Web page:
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Around the time Neanderthal populations started to decline, researchers found an increase in the amount of rabbit bones in areas populated by humans

http://science.nbcnews.com/_news/20...-scientists-blame-those-rascally-rabbits?lite

Either Neanderthals did not eat rabbit, or they could not catch/kill rabbits, but something caused Neanderthals not to eat as much rabbit as humans.

There is a lot to take in from that article:

Being able to catch / kill a wide range of game.
Having access to a wide range of food.
Possessing the knowledge to obtain food.

Towards the end of the last ice age, big game started to disappear. Neanderthals were big game hunters. Why didn't they adapt and eat smaller game? Neanderthals had to be smart, after all they had been around for 200,000 years?
 

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Beer Truck Door Gunner
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Or perhaps we humans just killed the Neanderthals off as competition.
 

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LEGAL citizen
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Primitive humans were scavengers and ate whatever they could scavenge, kill or forage. Pretty much what we would do now during a SHTF situation. For them, every day was a SHTF situation.
 

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Monkey with a gun
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Maybe the rabbits ate the Neanderthals. Don't forget, one attacked President Carter on a fishing trip. I'mtellingya, this theory needs to be explored.
 

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Maybe the rabbits ate the Neanderthals. Don't forget, one attacked President Carter on a fishing trip. I'mtellingya, this theory needs to be explored.
Might have been a Killer Bunny!





What? You couldn't say killer rabbits without Monty Python showing up eventually. :D:
 

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In memory of Rokitdog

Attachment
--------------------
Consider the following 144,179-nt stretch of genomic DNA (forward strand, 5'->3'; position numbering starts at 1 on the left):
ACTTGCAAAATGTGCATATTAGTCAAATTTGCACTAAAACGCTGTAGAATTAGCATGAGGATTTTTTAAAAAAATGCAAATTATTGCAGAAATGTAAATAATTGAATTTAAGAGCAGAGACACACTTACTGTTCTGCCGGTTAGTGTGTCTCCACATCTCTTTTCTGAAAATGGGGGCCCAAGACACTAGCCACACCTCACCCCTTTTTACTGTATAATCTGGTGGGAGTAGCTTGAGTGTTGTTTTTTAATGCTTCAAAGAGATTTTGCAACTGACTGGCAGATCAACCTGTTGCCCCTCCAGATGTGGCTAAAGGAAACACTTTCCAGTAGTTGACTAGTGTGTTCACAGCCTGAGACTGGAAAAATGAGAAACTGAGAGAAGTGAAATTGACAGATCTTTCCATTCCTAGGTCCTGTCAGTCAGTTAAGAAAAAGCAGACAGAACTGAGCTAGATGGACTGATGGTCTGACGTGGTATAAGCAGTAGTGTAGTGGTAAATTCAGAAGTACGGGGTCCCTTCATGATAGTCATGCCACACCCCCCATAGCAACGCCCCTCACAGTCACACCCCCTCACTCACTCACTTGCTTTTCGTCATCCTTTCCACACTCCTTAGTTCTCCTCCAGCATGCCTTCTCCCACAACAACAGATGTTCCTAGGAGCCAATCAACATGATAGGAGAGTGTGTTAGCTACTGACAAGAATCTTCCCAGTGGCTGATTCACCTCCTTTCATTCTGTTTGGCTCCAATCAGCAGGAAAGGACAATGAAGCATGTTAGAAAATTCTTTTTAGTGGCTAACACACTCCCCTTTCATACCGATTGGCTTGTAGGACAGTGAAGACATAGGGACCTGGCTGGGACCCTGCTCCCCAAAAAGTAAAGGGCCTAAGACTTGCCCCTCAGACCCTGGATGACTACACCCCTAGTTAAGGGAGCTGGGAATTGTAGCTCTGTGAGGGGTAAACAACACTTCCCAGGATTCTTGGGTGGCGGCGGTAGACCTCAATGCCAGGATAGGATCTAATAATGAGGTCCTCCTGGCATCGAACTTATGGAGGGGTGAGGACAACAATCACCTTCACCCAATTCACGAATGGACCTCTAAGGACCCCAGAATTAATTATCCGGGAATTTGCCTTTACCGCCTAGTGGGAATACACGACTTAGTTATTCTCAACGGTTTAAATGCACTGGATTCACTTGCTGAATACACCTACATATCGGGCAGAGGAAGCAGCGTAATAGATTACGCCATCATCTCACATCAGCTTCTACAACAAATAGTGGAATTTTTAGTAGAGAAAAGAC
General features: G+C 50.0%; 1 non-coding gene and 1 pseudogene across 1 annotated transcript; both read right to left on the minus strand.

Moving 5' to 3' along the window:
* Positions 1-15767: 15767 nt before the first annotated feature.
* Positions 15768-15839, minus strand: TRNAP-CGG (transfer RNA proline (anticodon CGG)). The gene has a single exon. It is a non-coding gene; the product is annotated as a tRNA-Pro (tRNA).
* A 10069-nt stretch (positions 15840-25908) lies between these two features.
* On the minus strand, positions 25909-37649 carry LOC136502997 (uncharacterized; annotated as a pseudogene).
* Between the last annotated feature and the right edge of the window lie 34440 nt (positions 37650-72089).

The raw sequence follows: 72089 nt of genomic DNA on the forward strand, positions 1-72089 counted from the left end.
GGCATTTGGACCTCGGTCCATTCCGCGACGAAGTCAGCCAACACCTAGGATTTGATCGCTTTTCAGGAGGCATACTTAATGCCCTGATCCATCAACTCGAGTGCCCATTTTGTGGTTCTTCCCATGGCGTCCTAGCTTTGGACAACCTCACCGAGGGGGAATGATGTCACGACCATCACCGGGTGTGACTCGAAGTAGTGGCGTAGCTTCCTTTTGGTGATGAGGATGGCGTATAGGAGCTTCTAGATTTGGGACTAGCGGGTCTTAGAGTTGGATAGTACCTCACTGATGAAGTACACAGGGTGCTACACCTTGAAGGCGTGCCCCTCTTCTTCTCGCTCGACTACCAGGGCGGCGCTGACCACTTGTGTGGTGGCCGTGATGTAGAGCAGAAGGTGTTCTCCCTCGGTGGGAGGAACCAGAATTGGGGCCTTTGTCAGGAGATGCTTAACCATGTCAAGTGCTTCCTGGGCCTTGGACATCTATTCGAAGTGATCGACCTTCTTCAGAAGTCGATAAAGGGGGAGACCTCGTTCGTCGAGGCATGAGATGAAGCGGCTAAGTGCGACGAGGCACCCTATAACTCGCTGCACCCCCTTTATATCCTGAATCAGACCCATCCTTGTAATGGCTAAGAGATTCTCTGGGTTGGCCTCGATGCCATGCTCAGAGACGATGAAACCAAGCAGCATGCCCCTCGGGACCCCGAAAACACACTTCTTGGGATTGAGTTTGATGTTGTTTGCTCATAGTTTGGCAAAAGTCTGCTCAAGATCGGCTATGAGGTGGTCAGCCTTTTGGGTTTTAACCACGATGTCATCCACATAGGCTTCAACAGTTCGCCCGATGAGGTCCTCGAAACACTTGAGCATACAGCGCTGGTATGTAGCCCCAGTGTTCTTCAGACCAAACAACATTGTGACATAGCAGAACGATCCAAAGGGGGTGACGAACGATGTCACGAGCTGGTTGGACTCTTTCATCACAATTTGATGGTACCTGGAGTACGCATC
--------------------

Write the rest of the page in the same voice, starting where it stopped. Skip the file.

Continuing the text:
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Towards the end of the last ice age, big game started to disappear. Neanderthals were big game hunters. Why didn't they adapt and eat smaller game? Neanderthals had to be smart, after all they had been around for 200,000 years?
Modern humans have been around quite a long time too but they dont seem to be any smarter. Just sayin.......
 

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kev: Either Neanderthals did not eat rabbit, or they could not catch/kill rabbits, but something caused Neanderthals not to eat as much rabbit as humans.
I suspect that the researchers are going up a blind alley...attempting to find a hypothesis to match circumstantial data. As you noted, Neanderthals had a 200,000 year run and were able to hunt a variety of game (seafood, birds, large game) across a wide geographical range. I doubt that they had problems catching rabbits.

Occam's Razor suggests that absence of Neanderthal rabbit bone middens is more likely an indicator of:

1) a lack of rabbits.
2) a rabbit consumption taboo
3) a lack of Neanderthals.

Neanderthals may have avoided rabbit flesh as Muslims avoid swine or Hindus avoid beef. Perhaps Neanderthal were genetically more susceptible to Tularemia or some other rabbit borne pathogen. Perhaps they had religious convictions that proscribed hunting rabbits.

Absence of sign can be an indication of population decline. Perhaps there are fewer rabbit bones documented because Neanderthals were already a declining population.
 

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Actually, there is two lines of thought here.